And then there’s consent.  That’s another problem with this whole sexual harassment thing in the news lately.  Women are forced to give consent – but that isn’t true consent.  Being pressured to give in or risk things like a career, income, or the basics of a stable life?  It doesn’t count.  In fact, it’s a whole lot like blackmail.

But consent can be sexy as hell.  In fact, I challenge more writers to make their consent clear and steamy.  Make the guy feel awe at her approval, allow the women to know they don’t have to fall into bed with the guy to get ahead.  I think this is especially important in YA and NA literature.  When we’re talking about kids who are still figuring out how to have realistic relationships, including a few ideas for being sexy while making sure she wants to go that far?  Yep, I think that’s not only awesome – but hot as hell.

I spend a lot of time asking my male friends some really awkward questions.  I’m used to the eye rolls, but the interesting thing is that most of them have already thought about this.  Guys don’t naturally want to be a dick.  They want to find that middle ground between being sweet and being sexy – and it’s a very murky place.  What impresses me the most, though, is how they handle it.  From asking, “Do you want me to strip you down?” to the more hurried, “Are you sure?” it’s all still a form of making sure she wants to go that far.

And having the hottie tell her no because she can’t give consent?  Yep, I’ll be one of the readers swooning!  Girl gets drunk, he takes care of her and fends off her inebriated advances, and I’m gnawing at my nails and fanning my face.  THAT is hot.  A man who can keep his head in the heat of the moment and realize that she might regret this in the morning?  Yep, sign me up.

But how about all those marriages or relationships of convenience?  That sounds like a challenge I’m dying to read.  One where she agrees to be his lover, but he STILL manages to get consent in the bedroom?  I dare someone to write that.  I mean, he’s already using his power (see sexual harassment above) and walking a very narrow line.  To have a hero who either realizes that he’s just been a complete jerk and try to reform or even better, work hard to remove the pressure his power puts on the situation before it reads like something in our current media run – that would be amazing.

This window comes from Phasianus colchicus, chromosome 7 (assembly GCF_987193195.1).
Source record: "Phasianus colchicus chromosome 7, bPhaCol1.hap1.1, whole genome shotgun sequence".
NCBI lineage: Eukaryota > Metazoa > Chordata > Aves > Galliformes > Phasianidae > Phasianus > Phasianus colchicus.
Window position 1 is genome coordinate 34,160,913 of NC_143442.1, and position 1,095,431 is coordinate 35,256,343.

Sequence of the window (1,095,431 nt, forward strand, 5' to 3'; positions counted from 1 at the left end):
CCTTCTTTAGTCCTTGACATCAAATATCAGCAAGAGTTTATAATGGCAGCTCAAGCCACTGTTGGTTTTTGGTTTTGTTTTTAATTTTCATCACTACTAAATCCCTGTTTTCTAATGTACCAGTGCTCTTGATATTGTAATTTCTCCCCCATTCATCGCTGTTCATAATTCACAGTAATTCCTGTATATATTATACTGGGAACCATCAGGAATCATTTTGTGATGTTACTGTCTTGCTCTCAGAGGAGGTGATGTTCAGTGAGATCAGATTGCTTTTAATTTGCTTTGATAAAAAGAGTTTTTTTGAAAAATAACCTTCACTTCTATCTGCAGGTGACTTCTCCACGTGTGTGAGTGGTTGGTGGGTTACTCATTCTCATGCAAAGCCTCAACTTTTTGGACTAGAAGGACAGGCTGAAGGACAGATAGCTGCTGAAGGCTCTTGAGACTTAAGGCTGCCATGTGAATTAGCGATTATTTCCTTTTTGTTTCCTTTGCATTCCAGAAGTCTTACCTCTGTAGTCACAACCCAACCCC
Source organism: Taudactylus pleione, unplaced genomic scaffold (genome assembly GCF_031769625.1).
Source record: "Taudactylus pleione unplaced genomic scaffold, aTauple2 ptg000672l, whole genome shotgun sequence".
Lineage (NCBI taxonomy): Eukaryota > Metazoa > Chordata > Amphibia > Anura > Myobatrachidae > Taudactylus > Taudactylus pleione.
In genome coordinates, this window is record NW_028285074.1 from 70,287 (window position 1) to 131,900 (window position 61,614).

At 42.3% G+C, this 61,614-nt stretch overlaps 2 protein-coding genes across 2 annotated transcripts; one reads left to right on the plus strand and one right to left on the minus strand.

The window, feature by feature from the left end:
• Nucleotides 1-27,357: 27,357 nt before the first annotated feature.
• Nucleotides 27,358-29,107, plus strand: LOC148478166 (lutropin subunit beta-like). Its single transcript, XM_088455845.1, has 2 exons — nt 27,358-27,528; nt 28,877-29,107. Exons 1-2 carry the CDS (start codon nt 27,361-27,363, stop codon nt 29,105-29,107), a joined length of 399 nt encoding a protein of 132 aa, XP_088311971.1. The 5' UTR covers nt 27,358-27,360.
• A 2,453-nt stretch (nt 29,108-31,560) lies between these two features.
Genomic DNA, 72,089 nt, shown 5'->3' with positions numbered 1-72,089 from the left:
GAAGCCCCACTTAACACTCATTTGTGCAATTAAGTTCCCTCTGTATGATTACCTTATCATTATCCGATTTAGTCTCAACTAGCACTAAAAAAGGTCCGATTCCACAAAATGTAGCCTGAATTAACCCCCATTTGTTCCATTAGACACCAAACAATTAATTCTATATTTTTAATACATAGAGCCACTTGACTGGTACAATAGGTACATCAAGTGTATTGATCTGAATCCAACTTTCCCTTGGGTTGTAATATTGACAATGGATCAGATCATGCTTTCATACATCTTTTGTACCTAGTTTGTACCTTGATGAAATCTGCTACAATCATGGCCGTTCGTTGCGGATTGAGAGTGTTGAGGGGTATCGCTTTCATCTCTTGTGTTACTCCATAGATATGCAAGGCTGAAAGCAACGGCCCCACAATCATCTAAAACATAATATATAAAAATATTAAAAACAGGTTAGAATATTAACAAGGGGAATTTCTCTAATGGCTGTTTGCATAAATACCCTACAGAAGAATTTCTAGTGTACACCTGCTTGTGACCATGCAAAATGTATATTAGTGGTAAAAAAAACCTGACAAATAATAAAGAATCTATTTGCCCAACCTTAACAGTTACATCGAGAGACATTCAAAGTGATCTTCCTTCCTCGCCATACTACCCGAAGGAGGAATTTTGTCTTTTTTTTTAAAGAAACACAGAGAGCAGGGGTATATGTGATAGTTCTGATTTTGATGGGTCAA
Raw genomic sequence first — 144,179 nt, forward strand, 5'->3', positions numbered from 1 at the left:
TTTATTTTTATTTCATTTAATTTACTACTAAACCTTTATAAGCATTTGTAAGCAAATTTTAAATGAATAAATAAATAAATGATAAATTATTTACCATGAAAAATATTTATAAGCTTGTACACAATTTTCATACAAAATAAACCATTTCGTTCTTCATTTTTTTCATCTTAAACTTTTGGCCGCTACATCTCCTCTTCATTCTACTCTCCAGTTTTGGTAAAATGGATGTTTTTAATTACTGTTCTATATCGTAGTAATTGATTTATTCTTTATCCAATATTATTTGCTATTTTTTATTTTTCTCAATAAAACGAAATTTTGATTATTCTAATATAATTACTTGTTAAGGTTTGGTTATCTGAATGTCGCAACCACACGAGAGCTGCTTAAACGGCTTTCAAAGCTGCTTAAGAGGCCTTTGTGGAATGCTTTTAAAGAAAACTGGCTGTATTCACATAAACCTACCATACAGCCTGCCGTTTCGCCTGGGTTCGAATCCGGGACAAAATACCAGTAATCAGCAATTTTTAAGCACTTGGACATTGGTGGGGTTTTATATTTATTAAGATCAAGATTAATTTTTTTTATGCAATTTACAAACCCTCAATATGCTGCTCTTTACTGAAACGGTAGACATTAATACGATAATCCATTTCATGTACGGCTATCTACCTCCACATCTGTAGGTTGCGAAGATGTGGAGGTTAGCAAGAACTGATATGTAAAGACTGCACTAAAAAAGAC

But what I want to see the most is a woman who will stand up and say, “No, you don’t have the right to pressure me just because you’ve grown up with a dick.  That’s not how this works anymore.  Now be sexy in a different way.”

To quote Emmet Fox: “Do it trembling if you must, but do it!”  Wouldn’t that be the perfect mantra for the quiet, bookish girl that’s all too popular in modern literature?  Just imagine the readers whooping out loud with excitement when the shy girl figures out how to grow a (trembling) spine.

Yeah, I want to read that book.

 

The sound of color

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The turn of phrase.  An eloquent description.  Sarcasm, puns, and rhetoric.  Words are the color of our communication.  They’re what we notice first when talking, allowing body language and situational awareness to seep easily into our subconscious.  They’re picked apart, debated, and slung like weapons.

In other words, they’re powerful.

As an author, I’ve become much more aware of my word choice over time.  I’m amused at the difference between how I “speak” in text as compared to when I actually use my vocal chords.  Chatting online or on social media has a completely different language than the prose in a novel.  I’m not saying it should, I’m saying it does.  I cringe at the idea of posting on facebook using the same phraseology I’d use to start a chapter.

There’s a time and a place for words, a proper setting, and even a feeling.  The things we don’t say are just as important as those we do.  As a Gen Xer, I can remember a time before texting, before social media, and even before the internet.  My formative years were made talking to people across the world using the written word.  As typed communication became more and more common, a phrase became popular.  It goes something like this: “It’s hard to tell tone with text.”

Back in the ’90s, we used that as an excuse to explain away a written miscommunication, but I don’t agree with it.  Long before we had the ability to smack haphazardly at a keyboard to rant in 140 characters, well before we could just pick up the phone or drive over, people relied upon the written word to communicate.  Every time I see an example of old-timey love notes or handwritten diatribes, I fall in love with language all over again.

Sure, the prose was a little “purple” (too flowery) for today’s audience, but the meaning was always clear.  Those writers went overboard to make sure their meaning was understood, painting it with bright colors and bold strokes while using nothing but words.  Today, we have politicians and celebrities falling back to the “you didn’t get it” idea as a way to explain away mistakes, blaming the character limit or inability to hear emotion from the written word.